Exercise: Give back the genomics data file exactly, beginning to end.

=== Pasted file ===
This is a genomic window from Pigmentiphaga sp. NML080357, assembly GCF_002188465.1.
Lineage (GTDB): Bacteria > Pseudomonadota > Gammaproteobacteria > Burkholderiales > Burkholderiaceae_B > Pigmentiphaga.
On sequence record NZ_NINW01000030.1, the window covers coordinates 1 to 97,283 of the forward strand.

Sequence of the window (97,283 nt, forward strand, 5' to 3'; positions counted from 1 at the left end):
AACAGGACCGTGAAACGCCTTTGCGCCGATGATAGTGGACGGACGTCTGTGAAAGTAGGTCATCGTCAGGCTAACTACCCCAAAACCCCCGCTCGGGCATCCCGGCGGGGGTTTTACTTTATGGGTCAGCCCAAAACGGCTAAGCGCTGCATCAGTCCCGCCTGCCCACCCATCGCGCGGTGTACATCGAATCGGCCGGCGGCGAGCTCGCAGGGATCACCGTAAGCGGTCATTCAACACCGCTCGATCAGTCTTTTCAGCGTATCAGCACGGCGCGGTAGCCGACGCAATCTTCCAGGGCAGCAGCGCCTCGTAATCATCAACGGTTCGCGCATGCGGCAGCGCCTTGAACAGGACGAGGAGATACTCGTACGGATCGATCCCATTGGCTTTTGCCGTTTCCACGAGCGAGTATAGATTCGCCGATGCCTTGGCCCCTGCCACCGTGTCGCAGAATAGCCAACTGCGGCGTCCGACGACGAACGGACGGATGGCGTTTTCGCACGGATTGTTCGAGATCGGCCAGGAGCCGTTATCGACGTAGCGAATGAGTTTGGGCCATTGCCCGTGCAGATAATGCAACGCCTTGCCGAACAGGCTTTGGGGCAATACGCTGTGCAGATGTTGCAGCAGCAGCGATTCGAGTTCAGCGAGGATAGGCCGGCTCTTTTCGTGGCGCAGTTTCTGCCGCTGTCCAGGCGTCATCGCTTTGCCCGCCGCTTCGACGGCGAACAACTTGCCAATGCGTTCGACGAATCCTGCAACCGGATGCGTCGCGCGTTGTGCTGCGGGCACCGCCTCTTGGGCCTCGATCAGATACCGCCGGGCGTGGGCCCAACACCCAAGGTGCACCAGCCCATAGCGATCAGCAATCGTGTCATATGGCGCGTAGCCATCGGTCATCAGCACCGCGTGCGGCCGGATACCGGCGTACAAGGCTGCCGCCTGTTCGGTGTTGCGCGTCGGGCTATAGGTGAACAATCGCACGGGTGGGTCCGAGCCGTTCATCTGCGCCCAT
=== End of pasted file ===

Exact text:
This is a genomic window from Pigmentiphaga sp. NML080357, assembly GCF_002188465.1.
Lineage (GTDB): Bacteria > Pseudomonadota > Gammaproteobacteria > Burkholderiales > Burkholderiaceae_B > Pigmentiphaga.
On sequence record NZ_NINW01000030.1, the window covers coordinates 1 to 97,283 of the forward strand.

Sequence of the window (97,283 nt, forward strand, 5' to 3'; positions counted from 1 at the left end):
AACAGGACCGTGAAACGCCTTTGCGCCGATGATAGTGGACGGACGTCTGTGAAAGTAGGTCATCGTCAGGCTAACTACCCCAAAACCCCCGCTCGGGCATCCCGGCGGGGGTTTTACTTTATGGGTCAGCCCAAAACGGCTAAGCGCTGCATCAGTCCCGCCTGCCCACCCATCGCGCGGTGTACATCGAATCGGCCGGCGGCGAGCTCGCAGGGATCACCGTAAGCGGTCATTCAACACCGCTCGATCAGTCTTTTCAGCGTATCAGCACGGCGCGGTAGCCGACGCAATCTTCCAGGGCAGCAGCGCCTCGTAATCATCAACGGTTCGCGCATGCGGCAGCGCCTTGAACAGGACGAGGAGATACTCGTACGGATCGATCCCATTGGCTTTTGCCGTTTCCACGAGCGAGTATAGATTCGCCGATGCCTTGGCCCCTGCCACCGTGTCGCAGAATAGCCAACTGCGGCGTCCGACGACGAACGGACGGATGGCGTTTTCGCACGGATTGTTCGAGATCGGCCAGGAGCCGTTATCGACGTAGCGAATGAGTTTGGGCCATTGCCCGTGCAGATAATGCAACGCCTTGCCGAACAGGCTTTGGGGCAATACGCTGTGCAGATGTTGCAGCAGCAGCGATTCGAGTTCAGCGAGGATAGGCCGGCTCTTTTCGTGGCGCAGTTTCTGCCGCTGTCCAGGCGTCATCGCTTTGCCCGCCGCTTCGACGGCGAACAACTTGCCAATGCGTTCGACGAATCCTGCAACCGGATGCGTCGCGCGTTGTGCTGCGGGCACCGCCTCTTGGGCCTCGATCAGATACCGCCGGGCGTGGGCCCAACACCCAAGGTGCACCAGCCCATAGCGATCAGCAATCGTGTCATATGGCGCGTAGCCATCGGTCATCAGCACCGCGTGCGGCCGGATACCGGCGTACAAGGCTGCCGCCTGTTCGGTGTTGCGCGTCGGGCTATAGGTGAACAATCGCACGGGTGGGTCCGAGCCGTTCATCTGCGCCCAT